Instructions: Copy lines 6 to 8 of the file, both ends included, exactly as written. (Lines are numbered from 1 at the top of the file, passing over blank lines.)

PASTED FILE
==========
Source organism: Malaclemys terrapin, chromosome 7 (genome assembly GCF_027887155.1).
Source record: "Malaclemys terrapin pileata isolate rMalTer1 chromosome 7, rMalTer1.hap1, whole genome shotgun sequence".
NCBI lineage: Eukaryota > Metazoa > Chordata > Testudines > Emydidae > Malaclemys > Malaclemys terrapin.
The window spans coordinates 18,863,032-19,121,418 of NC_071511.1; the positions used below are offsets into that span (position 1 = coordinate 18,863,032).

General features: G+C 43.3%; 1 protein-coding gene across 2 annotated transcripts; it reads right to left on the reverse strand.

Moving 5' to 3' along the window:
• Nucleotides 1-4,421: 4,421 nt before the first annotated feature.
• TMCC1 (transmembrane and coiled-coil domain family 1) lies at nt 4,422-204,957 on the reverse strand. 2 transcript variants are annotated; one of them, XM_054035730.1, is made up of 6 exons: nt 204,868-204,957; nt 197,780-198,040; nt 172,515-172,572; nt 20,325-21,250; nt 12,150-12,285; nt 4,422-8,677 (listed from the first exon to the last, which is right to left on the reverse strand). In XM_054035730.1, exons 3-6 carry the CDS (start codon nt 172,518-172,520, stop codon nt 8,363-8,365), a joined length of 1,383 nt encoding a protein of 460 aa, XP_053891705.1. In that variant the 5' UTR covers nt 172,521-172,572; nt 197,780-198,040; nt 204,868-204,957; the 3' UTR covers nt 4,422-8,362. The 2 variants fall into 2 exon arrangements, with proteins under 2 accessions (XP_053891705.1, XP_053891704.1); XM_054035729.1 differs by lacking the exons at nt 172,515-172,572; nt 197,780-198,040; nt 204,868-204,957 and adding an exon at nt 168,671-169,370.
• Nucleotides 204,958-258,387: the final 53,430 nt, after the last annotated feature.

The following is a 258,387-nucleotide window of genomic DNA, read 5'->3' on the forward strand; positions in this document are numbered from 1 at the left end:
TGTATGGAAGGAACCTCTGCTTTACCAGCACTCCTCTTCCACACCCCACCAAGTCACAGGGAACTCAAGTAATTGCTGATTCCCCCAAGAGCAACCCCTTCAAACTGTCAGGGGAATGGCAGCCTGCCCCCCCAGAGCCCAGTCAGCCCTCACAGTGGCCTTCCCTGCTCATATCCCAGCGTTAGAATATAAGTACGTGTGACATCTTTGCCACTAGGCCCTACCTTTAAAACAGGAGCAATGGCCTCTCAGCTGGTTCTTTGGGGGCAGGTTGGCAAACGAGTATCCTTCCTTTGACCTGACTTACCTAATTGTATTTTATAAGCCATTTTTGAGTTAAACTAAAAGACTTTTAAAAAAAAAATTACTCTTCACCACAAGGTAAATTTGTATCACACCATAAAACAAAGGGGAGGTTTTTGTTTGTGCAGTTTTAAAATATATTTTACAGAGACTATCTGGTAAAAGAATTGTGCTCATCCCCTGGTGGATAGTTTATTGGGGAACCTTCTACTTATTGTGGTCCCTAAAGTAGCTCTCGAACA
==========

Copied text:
Moving 5' to 3' along the window:
• Nucleotides 1-4,421: 4,421 nt before the first annotated feature.
• TMCC1 (transmembrane and coiled-coil domain family 1) lies at nt 4,422-204,957 on the reverse strand. 2 transcript variants are annotated; one of them, XM_054035730.1, is made up of 6 exons: nt 204,868-204,957; nt 197,780-198,040; nt 172,515-172,572; nt 20,325-21,250; nt 12,150-12,285; nt 4,422-8,677 (listed from the first exon to the last, which is right to left on the reverse strand). In XM_054035730.1, exons 3-6 carry the CDS (start codon nt 172,518-172,520, stop codon nt 8,363-8,365), a joined length of 1,383 nt encoding a protein of 460 aa, XP_053891705.1. In that variant the 5' UTR covers nt 172,521-172,572; nt 197,780-198,040; nt 204,868-204,957; the 3' UTR covers nt 4,422-8,362. The 2 variants fall into 2 exon arrangements, with proteins under 2 accessions (XP_053891705.1, XP_053891704.1); XM_054035729.1 differs by lacking the exons at nt 172,515-172,572; nt 197,780-198,040; nt 204,868-204,957 and adding an exon at nt 168,671-169,370.